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Perishable Press

Counterfeit Slifer Yu-Gi-Oh Card

Authentic Slifer card
Authentic Slifer Card
Recently, my son traded three common Yu-Gi-Oh cards for the coveted Slifer god card. He was very excited, thinking he worked the deal of a lifetime. Indeed, Slifer cards sell for around $35.00 apiece, depending on the dealer.

Nonetheless, trading three worthless cards for a Slifer god card seemed like a phenomenal deal.. What we discovered next nearly dropped us to the floor — the Slifer card was a counterfeit! Within moments of checking it out, Mom immediately recognized the unusual coloring, odd syntax, and heavy gloss on the card. Upon closer examination, many errors were discovered — spelling mistakes, missing graphics, and misaligned text — all pointing to one inescapable reality: an illegitimate Slifer card!

Absolutely pathetic

Counterfeit Slifer Card
Counterfeit Slifer Card
Amazed by the idea that someone would actually produce a fake Slifer card, I quickly confiscated the card and began scrutinizing the various details and differences.

After studying the card, carefully comparing it to other Yu-Gi-Oh cards and several legitimate Slifer cards (via dealer sites, etc.), the extremely poor quality of the counterfeit became laughably obvious. This is sad for at least two reasons. First, it is sad that there are scumbags who steal from children. Second, it is sad that a counterfeiter would perform such an absolutely pathetic rendition of the very popular Slifer Yu-Gi-Oh god card.

Real vs. Fake

Nonetheless, discovering and studying the counterfeit card provided such a thrill that we thought others might benefit from a critical online analysis. Hopefully, this article will serve as a reference for others to compare against in order to avoid the purchase or trade of other fake Yu-Gi-Oh cards. If nothing else, we hope that you will enjoy a hearty laugh upon discovering the amateur nature of this particular counterfeit.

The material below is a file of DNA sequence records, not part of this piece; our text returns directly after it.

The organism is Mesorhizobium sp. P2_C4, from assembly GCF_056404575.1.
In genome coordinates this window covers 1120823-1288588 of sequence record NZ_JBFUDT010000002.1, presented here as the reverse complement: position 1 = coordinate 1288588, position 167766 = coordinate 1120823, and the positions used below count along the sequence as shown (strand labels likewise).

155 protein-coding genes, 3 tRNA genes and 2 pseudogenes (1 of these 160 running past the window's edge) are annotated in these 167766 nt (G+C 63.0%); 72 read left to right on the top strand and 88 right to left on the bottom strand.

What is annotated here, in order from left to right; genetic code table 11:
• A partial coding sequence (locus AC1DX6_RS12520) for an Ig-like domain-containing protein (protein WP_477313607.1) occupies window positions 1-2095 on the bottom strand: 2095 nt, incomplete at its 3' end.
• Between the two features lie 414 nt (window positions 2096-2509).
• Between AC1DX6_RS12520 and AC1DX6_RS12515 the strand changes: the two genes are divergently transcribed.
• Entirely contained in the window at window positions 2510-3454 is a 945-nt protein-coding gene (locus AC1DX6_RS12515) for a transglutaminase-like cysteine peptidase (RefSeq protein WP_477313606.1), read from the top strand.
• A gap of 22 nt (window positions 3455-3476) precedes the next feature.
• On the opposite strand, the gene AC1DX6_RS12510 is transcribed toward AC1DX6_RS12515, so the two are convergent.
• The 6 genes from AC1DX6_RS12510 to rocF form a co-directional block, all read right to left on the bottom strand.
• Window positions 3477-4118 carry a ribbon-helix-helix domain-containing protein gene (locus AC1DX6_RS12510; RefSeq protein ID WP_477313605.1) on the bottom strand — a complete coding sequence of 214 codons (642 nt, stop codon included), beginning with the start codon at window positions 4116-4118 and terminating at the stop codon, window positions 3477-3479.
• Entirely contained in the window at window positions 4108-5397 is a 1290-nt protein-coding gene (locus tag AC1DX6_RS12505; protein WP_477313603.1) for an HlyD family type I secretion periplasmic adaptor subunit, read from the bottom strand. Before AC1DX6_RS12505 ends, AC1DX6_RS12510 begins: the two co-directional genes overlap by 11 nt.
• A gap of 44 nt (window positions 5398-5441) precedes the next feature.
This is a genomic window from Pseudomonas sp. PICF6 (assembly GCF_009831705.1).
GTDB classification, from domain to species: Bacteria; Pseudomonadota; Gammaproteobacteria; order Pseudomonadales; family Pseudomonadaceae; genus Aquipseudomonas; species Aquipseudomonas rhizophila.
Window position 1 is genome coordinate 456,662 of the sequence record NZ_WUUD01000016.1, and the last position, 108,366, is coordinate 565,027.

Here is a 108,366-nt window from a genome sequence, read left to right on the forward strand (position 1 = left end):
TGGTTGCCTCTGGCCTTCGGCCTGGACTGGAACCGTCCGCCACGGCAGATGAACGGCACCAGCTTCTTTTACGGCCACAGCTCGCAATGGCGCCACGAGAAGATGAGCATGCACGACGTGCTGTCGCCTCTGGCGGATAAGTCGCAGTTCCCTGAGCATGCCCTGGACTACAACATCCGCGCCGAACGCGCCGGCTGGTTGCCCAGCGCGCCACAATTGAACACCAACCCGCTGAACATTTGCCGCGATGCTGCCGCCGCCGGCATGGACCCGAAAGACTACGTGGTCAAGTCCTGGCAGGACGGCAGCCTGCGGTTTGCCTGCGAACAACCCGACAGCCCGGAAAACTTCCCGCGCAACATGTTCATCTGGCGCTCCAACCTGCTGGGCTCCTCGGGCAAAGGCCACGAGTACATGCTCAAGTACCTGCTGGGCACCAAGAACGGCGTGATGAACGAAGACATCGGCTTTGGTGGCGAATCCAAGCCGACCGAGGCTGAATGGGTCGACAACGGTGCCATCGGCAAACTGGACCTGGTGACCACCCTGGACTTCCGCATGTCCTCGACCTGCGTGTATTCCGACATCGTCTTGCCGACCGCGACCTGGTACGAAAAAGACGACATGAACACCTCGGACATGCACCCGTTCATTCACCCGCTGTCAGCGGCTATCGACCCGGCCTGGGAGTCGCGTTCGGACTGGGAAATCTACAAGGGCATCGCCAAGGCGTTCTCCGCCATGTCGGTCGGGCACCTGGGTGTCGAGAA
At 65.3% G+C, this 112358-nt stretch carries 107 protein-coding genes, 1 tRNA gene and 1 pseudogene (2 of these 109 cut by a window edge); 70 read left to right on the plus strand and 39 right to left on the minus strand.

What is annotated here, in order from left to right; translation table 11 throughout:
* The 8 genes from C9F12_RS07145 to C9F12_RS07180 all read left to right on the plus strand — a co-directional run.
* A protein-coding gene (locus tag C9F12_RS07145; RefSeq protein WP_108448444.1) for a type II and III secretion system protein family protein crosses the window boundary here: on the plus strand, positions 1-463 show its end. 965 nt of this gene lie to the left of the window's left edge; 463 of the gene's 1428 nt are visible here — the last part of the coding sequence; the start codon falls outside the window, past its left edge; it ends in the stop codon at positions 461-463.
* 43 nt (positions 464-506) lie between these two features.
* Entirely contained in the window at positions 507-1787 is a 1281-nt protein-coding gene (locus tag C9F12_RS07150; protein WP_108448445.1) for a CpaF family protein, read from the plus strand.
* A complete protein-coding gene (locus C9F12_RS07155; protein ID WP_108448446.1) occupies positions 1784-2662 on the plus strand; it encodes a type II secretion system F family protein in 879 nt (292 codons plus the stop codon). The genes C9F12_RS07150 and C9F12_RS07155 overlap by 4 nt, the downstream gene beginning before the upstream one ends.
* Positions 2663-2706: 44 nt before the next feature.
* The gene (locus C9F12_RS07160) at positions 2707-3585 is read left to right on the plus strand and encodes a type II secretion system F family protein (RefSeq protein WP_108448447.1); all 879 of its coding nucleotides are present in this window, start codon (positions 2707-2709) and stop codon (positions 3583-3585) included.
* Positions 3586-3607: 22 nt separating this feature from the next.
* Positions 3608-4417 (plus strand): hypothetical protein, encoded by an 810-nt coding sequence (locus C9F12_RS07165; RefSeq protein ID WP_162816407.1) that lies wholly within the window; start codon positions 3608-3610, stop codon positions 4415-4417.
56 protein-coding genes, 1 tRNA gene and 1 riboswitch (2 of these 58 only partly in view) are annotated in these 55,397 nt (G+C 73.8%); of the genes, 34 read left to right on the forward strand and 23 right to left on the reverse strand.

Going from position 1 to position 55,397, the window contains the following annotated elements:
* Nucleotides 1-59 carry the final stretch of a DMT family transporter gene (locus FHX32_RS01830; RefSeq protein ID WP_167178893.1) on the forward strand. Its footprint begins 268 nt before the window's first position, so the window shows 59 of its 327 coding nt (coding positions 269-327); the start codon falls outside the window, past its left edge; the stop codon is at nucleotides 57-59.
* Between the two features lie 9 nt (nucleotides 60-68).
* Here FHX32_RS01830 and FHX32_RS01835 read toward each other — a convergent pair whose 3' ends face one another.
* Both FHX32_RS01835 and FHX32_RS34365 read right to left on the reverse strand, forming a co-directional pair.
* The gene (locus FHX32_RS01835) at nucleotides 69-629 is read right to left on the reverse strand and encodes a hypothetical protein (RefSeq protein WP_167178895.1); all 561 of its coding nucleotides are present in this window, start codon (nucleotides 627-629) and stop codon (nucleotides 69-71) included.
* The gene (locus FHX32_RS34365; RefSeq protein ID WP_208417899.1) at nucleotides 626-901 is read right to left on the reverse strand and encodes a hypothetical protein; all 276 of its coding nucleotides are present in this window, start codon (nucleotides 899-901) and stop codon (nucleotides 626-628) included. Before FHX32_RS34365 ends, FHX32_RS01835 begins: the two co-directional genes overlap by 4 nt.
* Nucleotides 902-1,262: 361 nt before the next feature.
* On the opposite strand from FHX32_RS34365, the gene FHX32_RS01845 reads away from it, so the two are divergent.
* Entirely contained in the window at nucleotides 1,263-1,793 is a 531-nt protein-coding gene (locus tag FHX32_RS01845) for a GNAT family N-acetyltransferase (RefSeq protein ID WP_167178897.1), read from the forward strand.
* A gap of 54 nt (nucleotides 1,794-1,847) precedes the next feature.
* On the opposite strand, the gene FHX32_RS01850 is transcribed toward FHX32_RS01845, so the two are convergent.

Side-by-side comparison of the authentic vs. counterfeit Slifer cards »

Summary of errors

Here is a summary of the obvious errors on the front of the fake Slifer card:

  • [a] Card title is in lowercase text; “sky dragon” is not capitalized
  • [b] The text, “GOD”, has replaced the original symbol and text
  • [c] Incorrect number of stars: ten stars on the real card, eleven on fake
  • [d] Missing serial number below image of Slifer, on right-hand side
  • [e] DIBINE .BEAST is misspelled and is typographically incorrect
  • [f] Description contains numerous errors in spelling, grammar, punctuation, and typography
  • [g] Misaligned text for “ATK” and “DEF” characters
  • [h] Missing japanese characters in the lower-left corner of the card
  • [i] Missing copyright and japanese name in lower-right corner of card
  • [j] Missing reflective authenticity decal in lower-right corner of card
  • [k] Image resolution/quality is poor — out of focus, grainy, pixelated
  • [l] Overall coloring of the card is too pale, or otherwise inaccurate
  • [m] Placement of the description text is misaligned, too low
  • [n] The card itself is overly glossy — way too much gloss

And here is a summary of the flaws present on the back of the fake Slifer card:

  • The brand name, “KONAMI” and registered symbol (R) missing from upper-left corner Apparently, authentic god cards display neither brand name nor registered symbol on the back of the card.
  • Trademark signature (TM) missing from Yu-Gi-Oh logo in lower-right corner Apparently, authentic god cards do not display a trademark signature on the back of the card.
  • Front of card lacks proper card gloss — surface similar to paper
  • Colorization is too pale, or otherwise inaccurate

We hope this article is helpful to someone. If you have other examples of counterfeit Yu-Gi-Oh cards, we would love to hear about them.

Jeff Starr
About the Author Jeff Starr = Fullstack Developer. Book Author. Teacher. Human Being.
86 responses